I am wondering if the battles playing out every day in the streets of Iraq are more like the trench warfare of World War I than the oft-made Vietnam comparisons. Except, the advantages in Baghdad are the reverse of those at Verdun and the Somme.
In the First World War the defensive technologies of the machine gun, barbed wire, mines, and trenches stalemated the lingering 19th-century offensive tactics of massed infantry and cavalry charges. The result was a bloody slaughter and front lines that moved only hundreds of yards during years of combat.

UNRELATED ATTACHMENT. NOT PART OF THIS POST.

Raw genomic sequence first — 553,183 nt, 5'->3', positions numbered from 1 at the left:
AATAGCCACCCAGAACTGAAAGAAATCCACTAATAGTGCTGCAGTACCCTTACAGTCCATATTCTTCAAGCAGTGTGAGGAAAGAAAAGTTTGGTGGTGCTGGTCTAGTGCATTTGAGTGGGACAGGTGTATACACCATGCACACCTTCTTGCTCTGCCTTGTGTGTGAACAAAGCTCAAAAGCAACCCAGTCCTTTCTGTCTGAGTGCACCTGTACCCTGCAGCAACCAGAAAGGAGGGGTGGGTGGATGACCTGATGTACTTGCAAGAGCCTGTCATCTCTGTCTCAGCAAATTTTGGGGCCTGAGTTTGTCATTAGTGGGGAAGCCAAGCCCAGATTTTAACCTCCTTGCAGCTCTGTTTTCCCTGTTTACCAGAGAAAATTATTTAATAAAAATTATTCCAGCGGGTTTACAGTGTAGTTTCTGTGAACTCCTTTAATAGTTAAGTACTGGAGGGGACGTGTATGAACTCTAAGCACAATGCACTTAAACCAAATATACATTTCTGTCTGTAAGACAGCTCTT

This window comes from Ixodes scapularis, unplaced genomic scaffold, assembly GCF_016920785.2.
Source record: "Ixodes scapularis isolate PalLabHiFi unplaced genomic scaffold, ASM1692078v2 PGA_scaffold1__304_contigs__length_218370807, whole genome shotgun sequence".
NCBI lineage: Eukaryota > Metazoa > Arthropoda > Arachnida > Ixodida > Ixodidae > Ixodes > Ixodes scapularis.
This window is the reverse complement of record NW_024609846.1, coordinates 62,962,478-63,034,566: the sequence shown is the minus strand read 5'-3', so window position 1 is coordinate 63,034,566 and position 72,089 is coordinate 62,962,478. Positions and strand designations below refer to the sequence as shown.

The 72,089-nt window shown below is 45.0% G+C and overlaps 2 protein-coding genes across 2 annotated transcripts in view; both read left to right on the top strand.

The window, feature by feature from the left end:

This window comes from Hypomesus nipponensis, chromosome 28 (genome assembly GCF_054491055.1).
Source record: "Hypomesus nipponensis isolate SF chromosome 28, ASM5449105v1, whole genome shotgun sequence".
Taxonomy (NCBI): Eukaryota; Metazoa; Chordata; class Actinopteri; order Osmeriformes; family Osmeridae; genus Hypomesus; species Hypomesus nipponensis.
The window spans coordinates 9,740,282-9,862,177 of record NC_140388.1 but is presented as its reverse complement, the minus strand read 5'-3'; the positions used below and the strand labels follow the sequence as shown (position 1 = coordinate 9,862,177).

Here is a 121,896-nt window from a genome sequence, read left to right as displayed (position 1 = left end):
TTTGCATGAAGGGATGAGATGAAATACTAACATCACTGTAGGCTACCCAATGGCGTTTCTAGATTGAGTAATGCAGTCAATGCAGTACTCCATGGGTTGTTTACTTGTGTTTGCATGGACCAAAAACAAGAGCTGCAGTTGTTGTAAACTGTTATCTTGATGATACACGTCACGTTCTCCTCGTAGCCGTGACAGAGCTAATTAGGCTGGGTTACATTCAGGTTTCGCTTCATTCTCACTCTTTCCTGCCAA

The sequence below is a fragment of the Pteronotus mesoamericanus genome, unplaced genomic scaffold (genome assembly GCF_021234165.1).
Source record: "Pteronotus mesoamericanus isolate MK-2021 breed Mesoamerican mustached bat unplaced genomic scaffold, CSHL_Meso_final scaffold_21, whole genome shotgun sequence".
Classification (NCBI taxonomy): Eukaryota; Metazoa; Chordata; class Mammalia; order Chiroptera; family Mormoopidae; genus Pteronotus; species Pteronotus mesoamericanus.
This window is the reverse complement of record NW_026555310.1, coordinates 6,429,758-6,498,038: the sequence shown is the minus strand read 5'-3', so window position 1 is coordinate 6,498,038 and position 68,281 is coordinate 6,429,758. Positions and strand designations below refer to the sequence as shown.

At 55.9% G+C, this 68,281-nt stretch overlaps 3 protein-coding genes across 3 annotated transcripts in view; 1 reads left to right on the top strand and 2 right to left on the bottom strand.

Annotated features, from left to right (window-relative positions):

In Iraq the insurgents are benefiting from numerous offensive technologies that make them a more formidable fighting force. Cell phones, shaped-charged warheads, digital timers and electrical components for detonators, downloadable satellite maps, abundant motor vehicles, and even chlorine gas and YouTube are all elements of their arsenal that didn't exist in previous insurgencies. When military historians look to the past to learn how to quell uprisings, the most recent examples they can cite are from the 1950s and 60's--several technological ages ago. And our soldiers in Iraq--armed with tanks designed to fight tanks and helicopters designed to destroy massed formations of enemy armor--are scrambling after flip-flop wearing young men who design and execute their deadly attacks with military technology that can be purchased at a strip mall Radio Shack. Could we have forseen this incredbile leveling of the asymmetry in insurgent wars? I don't know, but the daily newspaper headlines show that it is happening.